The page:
Console Post Of The Week: Xbox 720This will be interesting.
On Kotaku yesterday, Stephen Totilo wrote an article about the successor to the 360 (which everyone is calling the "720" for the sake of convenience). Take a look at this excerpt:
Microsoft will upgrade its disc technology for its next Xbox from DVDs to Blu-Ray discs, catching up to rival Sony, games industry sources tell Kotaku.
...But that disc detail could be far less impactful to the next generation of game consoles than the assertion I've heard from one reliable industry source that Microsoft intends to incorporate some sort of anti-used game system as part of their so-called Xbox 720.
It's not clear if that means that the system wouldn't play used games or how such a set-up would work. Obvious approaches—I'm theorizing here—like linking a copy of a game to a specific Xbox Live account could seemingly be foiled by used-game owners who would keep their system offline. My source wasn't sure how Microsoft intended to implement any anti-used game system in the new machine.
First off, the obvious question: is this technically feasible? One of my most trusted sources e-mailed me yesterday and had this to say:
Some publishers are already relying on authorization apps and single-use serial codes that link the game to your Gamertag, Xbox MAC address, and network IP address for protection of their beta builds. If this technology was to ever migrate to retail builds under its current form, it would make it virtually impossible to even lend the game to someone let alone buy it used.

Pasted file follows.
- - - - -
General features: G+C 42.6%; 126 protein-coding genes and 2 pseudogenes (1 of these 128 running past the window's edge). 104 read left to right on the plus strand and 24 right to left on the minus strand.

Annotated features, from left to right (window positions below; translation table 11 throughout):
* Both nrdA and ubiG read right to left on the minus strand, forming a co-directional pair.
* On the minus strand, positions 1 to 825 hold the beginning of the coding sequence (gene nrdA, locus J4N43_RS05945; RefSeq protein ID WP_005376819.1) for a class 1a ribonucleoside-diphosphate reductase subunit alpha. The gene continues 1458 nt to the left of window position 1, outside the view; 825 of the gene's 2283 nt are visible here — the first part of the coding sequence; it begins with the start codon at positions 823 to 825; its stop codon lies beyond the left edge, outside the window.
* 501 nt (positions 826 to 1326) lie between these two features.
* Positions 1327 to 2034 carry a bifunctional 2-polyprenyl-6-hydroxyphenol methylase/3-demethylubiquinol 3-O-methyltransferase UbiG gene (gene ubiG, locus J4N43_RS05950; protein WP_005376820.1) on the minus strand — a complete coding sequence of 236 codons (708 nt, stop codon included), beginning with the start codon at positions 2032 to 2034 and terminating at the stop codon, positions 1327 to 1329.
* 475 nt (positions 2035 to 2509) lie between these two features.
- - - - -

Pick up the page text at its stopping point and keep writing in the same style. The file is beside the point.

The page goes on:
So yes, it is technically feasible. And it's possible to make this as restrictive as a publisher wants.
I've long considered "leaks" as generally falling into the "trial balloon" category. It's highly unlikely that Microsoft is freaking out about this "leak", because in some way, they likely caused it. Get the information out there and see how people react.
I don't react well.
Sure, if Microsoft made used games unplayable, but cut the price of games on the 720 by half, I would be borderline okay with it. Not in a philosophical sense--it would still be bullshit--but in a bottom-line sense, we'd be getting a game discount that was reasonably substantial in return.
Does anyone think that's what we'd get, though?
We'd get, at most, a $10 price drop on $60 games, with no chance of reselling a game once we finished it. Net result=screwed.
I'm actually a reasonably decent test case here, because I'm willing to buy almost any new hardware comes out. If even two or three games on a platform wind up being epic, I feel like I've gotten my money's worth. Remember, I'm the guy bought an Amiga 500 just to play TV Sports Football (not knowing how much other great software was available for the Amiga, although I soon found out). The system plus the monitor set me back almost $900--for one game--twenty-five years ago.
Would I buy a console if I bought a game disc and couldn't use it on another console beside my own? No.
If you've been following along carefully, then you notice that I was potentially "borderline okay" with this five paragraphs ago, and now I'm drawing a line in the sand.
Time apparently changed me. All 90 seconds of it.
Like everything else in the last 2-3 years, this comes down to value, or rather, how value to the consumer is steadily decreasing. Again and again in the last few years, value has been diminished. When is the last time a publisher gave us more instead of less?
Let me just say this: a console without a used game market will fail. I do not believe that the consumer market will support a product with $50-60 games and no possibility of resale. If Microsoft tries this, they are in for a rude, rude awakening.
Boat, meet anchor.